BioFuel Energy Corp.: More Dilution And Shareholder Loss On The Horizon

Apr.29.14 | About: BioFuel Energy (BIOF)

Summary

At a price of $8.66 as of the close on April 25, 2014, shares of BioFuel Energy Corp. are highly overvalued.

The implication of the JBGL reverse takeover: $150M debt financing, dilution from $70M rights offering and equity issuance totaling 10M to 28.7M shares.

This speculative biofuel stock is now a shell; there's the Nasdaq Rule 5101 risk of delisting.

I'll offer an analysis of the financial statement and EV/sales compared to industry.

I'll also look at what the future holds for BioFuel Energy and shareholders; there are reasons for JBGL parties of interest wanting to be acquired by BioFuel.

In recent weeks, BioFuel Energy Corp. (NASDAQ:BIOF) has yielded a return of 458 percent. On Feb. 27, 2014, shares of BioFuel Energy Corporation soared to a high of $4.10 with no apparent news before falling to $3.46 at the close. In subsequent weeks shares of BioFuel Energy fell as low as $2.93 and maintained a high short percentage float. On Friday, March 28, 2014, during after-market hours BioFuel Energy announced a preliminary non-binding proposal from Greenlight Capital and James R. Brickman for a transaction to acquire equity interests of JBGL. Shares squeezed higher in the aftermarket and reached a new 52-week high of $7.80 before falling to $7.30 at the close.

In subsequent weeks, the price per share fell reaching a low of $5.08 while once again maintaining a high short percentage float. During the past eight trading sessions, shares of BioFuel have climbed as high as $9.44 before falling to $8.66 at Friday's market close. The recent increase in share price appears to be due to speculation of the non-binding proposal for the acquisition of JBGL.

Implications of the Non-Binding Proposal With Greenlight Capital and JBGL

Under the terms of the proposal, BioFuel Energy would acquire all equity interests of JBGL. JBGL is a limited partnership owning a large range of real estate investment based out of Delaware and owned by Greenlight Capital and Brickman Parties. The proposed purchase price for JBGL is $275M, payable in cash and shares of common stock. The purchase price and working capital would be funded through new debt financing in the form of long-term debt, rights offering of common stock, the issuance of common stock, and BioFuel Energy's cash on hand.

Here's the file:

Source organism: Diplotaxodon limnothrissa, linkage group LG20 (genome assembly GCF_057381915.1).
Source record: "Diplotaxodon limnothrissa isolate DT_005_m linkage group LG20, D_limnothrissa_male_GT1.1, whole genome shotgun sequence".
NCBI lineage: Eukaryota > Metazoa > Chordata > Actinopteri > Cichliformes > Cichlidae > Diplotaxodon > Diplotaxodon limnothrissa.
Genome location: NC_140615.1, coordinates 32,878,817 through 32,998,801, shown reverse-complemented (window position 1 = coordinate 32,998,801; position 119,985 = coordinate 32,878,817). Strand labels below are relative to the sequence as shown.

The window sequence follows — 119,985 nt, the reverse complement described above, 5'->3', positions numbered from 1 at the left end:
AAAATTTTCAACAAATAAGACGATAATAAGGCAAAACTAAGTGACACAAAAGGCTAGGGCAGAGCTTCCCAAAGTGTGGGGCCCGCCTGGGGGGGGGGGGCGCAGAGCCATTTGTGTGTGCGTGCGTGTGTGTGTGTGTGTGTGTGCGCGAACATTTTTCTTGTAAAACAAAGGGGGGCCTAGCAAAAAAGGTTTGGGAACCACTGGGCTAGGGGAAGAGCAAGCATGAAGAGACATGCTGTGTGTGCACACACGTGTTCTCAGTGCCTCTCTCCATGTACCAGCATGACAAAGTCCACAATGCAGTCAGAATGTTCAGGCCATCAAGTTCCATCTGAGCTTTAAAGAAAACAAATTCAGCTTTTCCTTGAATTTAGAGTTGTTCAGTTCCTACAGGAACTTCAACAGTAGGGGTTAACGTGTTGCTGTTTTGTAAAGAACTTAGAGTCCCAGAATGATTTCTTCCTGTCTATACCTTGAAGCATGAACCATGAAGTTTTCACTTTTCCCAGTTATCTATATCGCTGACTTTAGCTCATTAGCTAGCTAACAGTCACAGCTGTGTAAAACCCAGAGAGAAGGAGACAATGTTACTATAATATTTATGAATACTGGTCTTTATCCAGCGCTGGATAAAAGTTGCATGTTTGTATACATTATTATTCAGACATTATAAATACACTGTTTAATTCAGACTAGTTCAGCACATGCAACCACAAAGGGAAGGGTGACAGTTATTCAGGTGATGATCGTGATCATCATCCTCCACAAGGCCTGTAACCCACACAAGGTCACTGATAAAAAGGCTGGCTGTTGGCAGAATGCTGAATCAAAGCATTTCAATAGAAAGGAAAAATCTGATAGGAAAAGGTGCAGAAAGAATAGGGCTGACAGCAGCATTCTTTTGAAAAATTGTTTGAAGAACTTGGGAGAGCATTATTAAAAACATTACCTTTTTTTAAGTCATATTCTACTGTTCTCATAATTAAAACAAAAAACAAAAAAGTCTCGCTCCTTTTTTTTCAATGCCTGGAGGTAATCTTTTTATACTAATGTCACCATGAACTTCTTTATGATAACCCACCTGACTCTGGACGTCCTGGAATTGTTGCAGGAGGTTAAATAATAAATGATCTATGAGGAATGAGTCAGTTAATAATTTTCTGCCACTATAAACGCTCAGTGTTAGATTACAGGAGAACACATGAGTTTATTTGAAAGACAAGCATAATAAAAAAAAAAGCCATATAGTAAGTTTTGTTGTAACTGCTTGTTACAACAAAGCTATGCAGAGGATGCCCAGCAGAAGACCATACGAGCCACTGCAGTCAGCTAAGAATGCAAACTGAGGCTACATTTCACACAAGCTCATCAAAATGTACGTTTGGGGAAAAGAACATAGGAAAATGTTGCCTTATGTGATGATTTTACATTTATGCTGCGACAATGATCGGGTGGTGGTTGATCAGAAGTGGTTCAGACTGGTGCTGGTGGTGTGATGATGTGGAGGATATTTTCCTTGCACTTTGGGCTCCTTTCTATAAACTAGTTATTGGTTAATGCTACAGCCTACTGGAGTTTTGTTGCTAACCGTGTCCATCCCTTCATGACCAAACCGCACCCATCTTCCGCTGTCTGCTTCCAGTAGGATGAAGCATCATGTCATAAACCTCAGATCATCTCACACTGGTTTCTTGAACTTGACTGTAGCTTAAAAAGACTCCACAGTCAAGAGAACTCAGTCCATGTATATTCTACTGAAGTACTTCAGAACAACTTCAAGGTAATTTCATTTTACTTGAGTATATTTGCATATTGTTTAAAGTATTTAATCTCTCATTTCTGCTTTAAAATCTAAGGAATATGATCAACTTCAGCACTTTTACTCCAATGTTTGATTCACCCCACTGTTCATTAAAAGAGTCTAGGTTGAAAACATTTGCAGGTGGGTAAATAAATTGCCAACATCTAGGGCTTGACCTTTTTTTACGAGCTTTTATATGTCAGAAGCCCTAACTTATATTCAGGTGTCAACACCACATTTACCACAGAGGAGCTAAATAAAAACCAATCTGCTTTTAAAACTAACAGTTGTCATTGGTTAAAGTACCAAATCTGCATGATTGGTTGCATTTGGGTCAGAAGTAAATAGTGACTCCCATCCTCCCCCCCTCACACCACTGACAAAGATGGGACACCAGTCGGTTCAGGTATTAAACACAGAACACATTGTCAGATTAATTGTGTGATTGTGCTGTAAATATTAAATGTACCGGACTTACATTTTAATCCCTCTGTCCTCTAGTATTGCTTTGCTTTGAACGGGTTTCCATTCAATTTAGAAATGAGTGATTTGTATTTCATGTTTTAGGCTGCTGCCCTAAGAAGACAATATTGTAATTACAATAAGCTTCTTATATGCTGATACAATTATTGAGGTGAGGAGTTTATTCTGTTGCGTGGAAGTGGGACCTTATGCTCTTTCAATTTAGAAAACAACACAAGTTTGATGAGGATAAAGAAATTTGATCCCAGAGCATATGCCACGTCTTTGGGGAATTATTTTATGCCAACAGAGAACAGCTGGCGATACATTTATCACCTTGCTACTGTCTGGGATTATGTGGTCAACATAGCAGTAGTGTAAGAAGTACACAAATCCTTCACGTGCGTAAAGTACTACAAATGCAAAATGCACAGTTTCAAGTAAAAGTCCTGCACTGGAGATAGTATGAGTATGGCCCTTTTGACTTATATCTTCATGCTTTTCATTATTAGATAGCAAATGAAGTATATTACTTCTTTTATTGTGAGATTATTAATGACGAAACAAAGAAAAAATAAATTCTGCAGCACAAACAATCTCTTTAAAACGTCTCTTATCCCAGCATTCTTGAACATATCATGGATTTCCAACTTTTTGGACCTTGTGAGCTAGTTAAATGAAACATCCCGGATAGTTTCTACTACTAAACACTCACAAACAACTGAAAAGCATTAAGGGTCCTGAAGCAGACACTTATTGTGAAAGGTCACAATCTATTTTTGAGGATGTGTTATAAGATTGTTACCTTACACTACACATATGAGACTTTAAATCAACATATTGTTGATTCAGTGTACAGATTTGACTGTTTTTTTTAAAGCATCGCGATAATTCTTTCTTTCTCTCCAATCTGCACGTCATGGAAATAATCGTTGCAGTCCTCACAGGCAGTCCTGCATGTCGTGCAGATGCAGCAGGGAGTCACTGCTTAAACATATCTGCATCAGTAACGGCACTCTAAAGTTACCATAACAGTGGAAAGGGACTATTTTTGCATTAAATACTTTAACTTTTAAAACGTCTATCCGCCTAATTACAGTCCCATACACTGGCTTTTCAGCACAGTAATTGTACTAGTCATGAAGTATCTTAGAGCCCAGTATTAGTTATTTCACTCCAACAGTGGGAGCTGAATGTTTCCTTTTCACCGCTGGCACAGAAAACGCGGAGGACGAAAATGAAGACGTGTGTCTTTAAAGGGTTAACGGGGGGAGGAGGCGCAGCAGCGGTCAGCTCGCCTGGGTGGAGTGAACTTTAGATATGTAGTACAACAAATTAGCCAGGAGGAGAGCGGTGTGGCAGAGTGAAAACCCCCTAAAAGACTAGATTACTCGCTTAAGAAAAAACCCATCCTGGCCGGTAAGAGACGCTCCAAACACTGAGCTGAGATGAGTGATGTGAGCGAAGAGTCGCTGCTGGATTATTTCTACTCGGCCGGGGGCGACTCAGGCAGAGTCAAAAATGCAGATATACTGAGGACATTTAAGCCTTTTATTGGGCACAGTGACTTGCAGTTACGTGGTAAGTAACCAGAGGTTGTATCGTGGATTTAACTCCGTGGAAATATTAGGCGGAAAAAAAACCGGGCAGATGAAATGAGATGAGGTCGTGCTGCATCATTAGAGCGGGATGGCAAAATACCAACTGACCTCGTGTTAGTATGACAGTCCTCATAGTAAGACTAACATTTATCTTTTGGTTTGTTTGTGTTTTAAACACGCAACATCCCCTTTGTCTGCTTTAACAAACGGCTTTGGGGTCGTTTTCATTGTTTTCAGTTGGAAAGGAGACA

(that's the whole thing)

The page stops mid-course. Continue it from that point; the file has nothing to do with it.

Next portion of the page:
Under the contract terms, immediately prior to the acquisition, BioFuel Energy will borrow approximately $150M from Greenlight Capital and Brickman Parties. The effective fixed interest rate of 10 percent per annum will be applied to the $150M long-term debt with a five-year maturity date from closing. This will add $150M in long-term debt to a company with total assets of roughly $15.6M. The total cost of the $150M long-term debt can be found using the formula 150M* (1.1)5 to find a total balance $241,576,500. By subtracting $150M from the total balance a total amount in interest paid of $91.6M is found.

The next clause states BioFuel Energy must conduct a rights offering to raise at least $70M, in which the offering price will be no greater than $5.00 per share and no less than $1.50 per share of common stock. The table below shows the minimum number of shares BioFuel Energy would need to offer in order to raise $70M at the low, mid-, and high end of the allowable price per share as specified in the contract.

Price Per Share

Number of Shares

$1.50

46M

$3.25

21.5M

$5.00

14M

Click to enlarge

As can be seen the table I created above, in the price range of $1.50 to $5.00 per share BioFuel Energy will need to offer between 14M and 46M shares of common stock. This means shares will be diluted 2.5 to 8x to that of the current 5.44M outstanding shares.

The last significant term disclosed in the contract is an Equity Issuance. Under the current clause, BioFuel Energy would be required to issue shares of common stock to Greenlight Capital and Brickman Parties as a partial consideration for their interest in JBGL. The proposal states:

Pursuant to the Equity Issuance, the Company will issue a number of shares of Common Stock such that immediately after the Rights Offering and the Equity Issuance (A) Greenlight Capital will own 49.9% of the outstanding Common Stock, and (B) the Brickman Parties will own 8.4% of the outstanding Common Stock. The shares of Common Stock issued in the Equity Issuance will be valued at a price per share equal to the weighted average price per share of the Common Stock immediately following the Rights Offering and the balance of the Purchase Price shall be paid in cash.

This portion of the contract quoted above will do a couple of things. First, it will put Greenlight Capital in a very close position to being a majority share holder. Second, this will cause for greater dilution. Greenlight Capital will receive shares at the average equal weight of price immediately following the rights offering for nothing. In total, the clause requires a 58.3 percent holding of common stock by Greenlight Capital (49.9 percent) and Brickman Parties (8.4 percent). This is required to be conducted following the rights offering of $70M worth of common stock as mentioned above. The table below displays the additional number of shares needed to be issued in order to meet the 58.3% holding following the $70M rights offering at the low, mid-, and high price per share.

(The current number of outstanding shares is 5.44M. Greenlight Capital currently holds 2.2M shares of BioFuel Energy.)

Total Outstanding Shares after $70M R.O.

Total Additional Shares to Meet 58.3% required holding

R.O. @ $1.50 PPS= 51.44 M Shares

28.7 M

R.O. @ $3.25 PPS= 26.94 M Shares

14.4 M

R.O. @ $5.00 PPS= 19.44 M Shares

10.1 M

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In the next table I created, I will show the overall dilution implied by the proposal terms once again at the low, mid- and high price per share.

Price Per Share of 70M R.O.

Total Outstanding Shares Following R.O. and Equity Issuance

R.O. @ $1.50 PPS

80.14 M shares

R.O. @ $3.25 PPS

41.34 M shares

R.O. @ 5.00 PPS